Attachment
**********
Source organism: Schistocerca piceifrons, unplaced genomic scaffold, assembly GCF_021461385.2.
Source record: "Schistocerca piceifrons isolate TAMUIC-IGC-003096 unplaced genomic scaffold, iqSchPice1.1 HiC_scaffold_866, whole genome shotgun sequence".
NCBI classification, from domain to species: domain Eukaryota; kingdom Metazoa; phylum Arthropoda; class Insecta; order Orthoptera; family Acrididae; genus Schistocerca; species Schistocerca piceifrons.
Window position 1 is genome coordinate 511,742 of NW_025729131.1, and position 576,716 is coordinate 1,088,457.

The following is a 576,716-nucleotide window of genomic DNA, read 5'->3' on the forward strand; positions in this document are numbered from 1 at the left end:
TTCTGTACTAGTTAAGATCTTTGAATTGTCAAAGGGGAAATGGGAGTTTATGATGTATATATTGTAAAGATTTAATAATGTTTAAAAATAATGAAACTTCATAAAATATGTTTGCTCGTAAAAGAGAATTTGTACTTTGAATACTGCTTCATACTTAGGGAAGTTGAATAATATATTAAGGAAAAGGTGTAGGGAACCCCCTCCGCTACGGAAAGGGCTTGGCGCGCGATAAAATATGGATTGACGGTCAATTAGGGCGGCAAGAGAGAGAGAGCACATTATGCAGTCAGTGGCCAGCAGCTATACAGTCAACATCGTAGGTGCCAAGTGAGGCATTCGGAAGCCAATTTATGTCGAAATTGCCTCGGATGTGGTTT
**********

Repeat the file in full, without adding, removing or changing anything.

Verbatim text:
Source organism: Schistocerca piceifrons, unplaced genomic scaffold, assembly GCF_021461385.2.
Source record: "Schistocerca piceifrons isolate TAMUIC-IGC-003096 unplaced genomic scaffold, iqSchPice1.1 HiC_scaffold_866, whole genome shotgun sequence".
NCBI classification, from domain to species: domain Eukaryota; kingdom Metazoa; phylum Arthropoda; class Insecta; order Orthoptera; family Acrididae; genus Schistocerca; species Schistocerca piceifrons.
Window position 1 is genome coordinate 511,742 of NW_025729131.1, and position 576,716 is coordinate 1,088,457.

The following is a 576,716-nucleotide window of genomic DNA, read 5'->3' on the forward strand; positions in this document are numbered from 1 at the left end:
TTCTGTACTAGTTAAGATCTTTGAATTGTCAAAGGGGAAATGGGAGTTTATGATGTATATATTGTAAAGATTTAATAATGTTTAAAAATAATGAAACTTCATAAAATATGTTTGCTCGTAAAAGAGAATTTGTACTTTGAATACTGCTTCATACTTAGGGAAGTTGAATAATATATTAAGGAAAAGGTGTAGGGAACCCCCTCCGCTACGGAAAGGGCTTGGCGCGCGATAAAATATGGATTGACGGTCAATTAGGGCGGCAAGAGAGAGAGAGCACATTATGCAGTCAGTGGCCAGCAGCTATACAGTCAACATCGTAGGTGCCAAGTGAGGCATTCGGAAGCCAATTTATGTCGAAATTGCCTCGGATGTGGTTT